On 4 Mai, 10:21, Dan <dan.ms.ch...@gmail.com> wrote: > > Finite expressions like 1/9 or "0.111111....." cannot occur in the > > course of a Cantor-argument. > > It's a referent to an infinite expression.
Of course, but Cantor's anti-diagonals are no referents but infinte expressions.
> > > 0.1 > > 0.11 > > 0.111 > > ... > > Your list is as finite as "0.111111 ..." .
That what I have written is finite. It stands for an infinite list. However, as you certainly know, the number of all finite words is countable. And the number of all languages interpreting these words is finite (since a language has to be made by someone and to be distributed over sets of participants). All diagonals resulting from those cases belong to a countable set.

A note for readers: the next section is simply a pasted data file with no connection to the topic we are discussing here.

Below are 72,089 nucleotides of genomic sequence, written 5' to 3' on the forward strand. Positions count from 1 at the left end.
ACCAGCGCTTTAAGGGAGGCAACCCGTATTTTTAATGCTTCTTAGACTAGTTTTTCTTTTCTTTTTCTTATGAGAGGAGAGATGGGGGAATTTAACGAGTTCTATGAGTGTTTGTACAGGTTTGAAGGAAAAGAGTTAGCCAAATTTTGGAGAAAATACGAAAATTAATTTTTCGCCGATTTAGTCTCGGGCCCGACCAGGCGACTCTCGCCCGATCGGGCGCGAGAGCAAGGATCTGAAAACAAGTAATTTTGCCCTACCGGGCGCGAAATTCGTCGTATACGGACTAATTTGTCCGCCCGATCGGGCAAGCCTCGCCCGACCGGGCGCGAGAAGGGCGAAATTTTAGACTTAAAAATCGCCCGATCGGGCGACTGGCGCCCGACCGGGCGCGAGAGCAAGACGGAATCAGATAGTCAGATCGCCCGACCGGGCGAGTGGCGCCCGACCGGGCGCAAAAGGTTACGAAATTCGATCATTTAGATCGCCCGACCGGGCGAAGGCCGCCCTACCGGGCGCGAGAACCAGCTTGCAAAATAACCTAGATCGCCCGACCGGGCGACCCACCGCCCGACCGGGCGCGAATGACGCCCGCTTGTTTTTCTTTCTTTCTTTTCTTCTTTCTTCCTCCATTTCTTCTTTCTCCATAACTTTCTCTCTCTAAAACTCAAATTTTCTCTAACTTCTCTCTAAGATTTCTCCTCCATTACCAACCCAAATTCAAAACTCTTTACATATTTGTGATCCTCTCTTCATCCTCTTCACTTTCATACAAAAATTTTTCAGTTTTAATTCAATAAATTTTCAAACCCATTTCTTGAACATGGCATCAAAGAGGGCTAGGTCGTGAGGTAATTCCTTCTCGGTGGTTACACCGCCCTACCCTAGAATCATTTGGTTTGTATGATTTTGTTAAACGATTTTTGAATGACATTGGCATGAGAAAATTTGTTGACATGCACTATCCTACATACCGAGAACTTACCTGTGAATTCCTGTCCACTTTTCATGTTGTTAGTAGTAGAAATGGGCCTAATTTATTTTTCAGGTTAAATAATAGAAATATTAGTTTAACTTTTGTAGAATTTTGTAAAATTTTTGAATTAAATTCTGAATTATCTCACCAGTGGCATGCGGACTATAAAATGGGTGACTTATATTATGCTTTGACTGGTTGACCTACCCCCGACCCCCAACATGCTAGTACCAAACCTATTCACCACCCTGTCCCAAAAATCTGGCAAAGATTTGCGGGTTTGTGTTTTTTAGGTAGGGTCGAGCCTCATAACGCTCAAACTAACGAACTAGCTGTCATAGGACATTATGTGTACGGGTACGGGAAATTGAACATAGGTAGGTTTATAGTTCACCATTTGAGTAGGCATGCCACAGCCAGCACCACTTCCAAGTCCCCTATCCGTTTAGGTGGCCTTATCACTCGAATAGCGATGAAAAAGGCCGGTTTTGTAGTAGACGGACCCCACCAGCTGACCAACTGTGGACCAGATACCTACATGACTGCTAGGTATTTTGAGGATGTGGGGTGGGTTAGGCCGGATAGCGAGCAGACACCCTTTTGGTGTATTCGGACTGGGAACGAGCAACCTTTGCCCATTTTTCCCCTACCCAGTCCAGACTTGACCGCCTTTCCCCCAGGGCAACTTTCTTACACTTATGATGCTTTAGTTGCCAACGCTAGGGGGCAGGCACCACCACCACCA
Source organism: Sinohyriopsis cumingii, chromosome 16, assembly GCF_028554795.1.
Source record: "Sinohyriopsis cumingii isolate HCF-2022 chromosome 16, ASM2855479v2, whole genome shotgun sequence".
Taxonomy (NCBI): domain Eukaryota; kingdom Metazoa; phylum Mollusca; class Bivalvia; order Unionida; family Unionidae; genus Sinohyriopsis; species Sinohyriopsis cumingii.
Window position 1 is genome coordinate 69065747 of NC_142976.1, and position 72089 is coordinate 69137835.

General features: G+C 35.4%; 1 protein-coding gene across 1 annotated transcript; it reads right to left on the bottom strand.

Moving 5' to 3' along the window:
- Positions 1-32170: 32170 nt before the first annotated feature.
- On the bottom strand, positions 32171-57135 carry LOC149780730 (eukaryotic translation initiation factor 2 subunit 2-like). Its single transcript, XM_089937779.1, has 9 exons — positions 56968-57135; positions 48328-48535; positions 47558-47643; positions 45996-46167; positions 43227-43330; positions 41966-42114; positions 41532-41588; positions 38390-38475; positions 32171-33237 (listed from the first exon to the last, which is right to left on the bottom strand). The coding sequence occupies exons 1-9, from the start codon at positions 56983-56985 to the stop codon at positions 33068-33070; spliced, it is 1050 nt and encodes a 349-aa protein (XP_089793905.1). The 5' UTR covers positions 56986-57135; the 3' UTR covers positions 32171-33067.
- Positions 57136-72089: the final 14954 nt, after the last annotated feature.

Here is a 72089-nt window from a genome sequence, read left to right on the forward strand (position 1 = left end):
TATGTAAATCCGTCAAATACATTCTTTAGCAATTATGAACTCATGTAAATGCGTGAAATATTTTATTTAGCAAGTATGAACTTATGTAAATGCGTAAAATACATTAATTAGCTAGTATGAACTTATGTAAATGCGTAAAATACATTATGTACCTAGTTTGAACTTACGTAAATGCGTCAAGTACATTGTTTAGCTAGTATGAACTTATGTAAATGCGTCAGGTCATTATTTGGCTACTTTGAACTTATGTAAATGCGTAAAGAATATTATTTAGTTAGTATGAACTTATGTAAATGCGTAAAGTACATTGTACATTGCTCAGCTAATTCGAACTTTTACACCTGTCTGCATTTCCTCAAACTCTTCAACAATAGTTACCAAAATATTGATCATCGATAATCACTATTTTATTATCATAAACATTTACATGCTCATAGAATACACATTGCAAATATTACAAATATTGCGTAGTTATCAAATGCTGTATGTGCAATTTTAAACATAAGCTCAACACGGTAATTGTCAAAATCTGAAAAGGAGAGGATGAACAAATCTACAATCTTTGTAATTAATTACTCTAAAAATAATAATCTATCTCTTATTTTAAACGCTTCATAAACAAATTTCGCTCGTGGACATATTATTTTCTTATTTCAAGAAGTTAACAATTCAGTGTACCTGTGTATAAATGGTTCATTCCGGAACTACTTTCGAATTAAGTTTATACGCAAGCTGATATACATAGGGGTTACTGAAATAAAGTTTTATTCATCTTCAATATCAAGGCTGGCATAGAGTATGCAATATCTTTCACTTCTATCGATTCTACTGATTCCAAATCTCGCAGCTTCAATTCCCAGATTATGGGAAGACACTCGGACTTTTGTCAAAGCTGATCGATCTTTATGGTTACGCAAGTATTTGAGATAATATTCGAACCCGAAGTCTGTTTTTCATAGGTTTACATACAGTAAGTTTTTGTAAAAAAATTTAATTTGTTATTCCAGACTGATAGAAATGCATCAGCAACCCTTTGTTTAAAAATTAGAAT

In order to prove uncountability Cantor's anti-diagonal has to work in case of infinite lists (without finite definitions) too. There it has to be an infinite sequence of digits. In my finitely referenced example I show that this is impossible.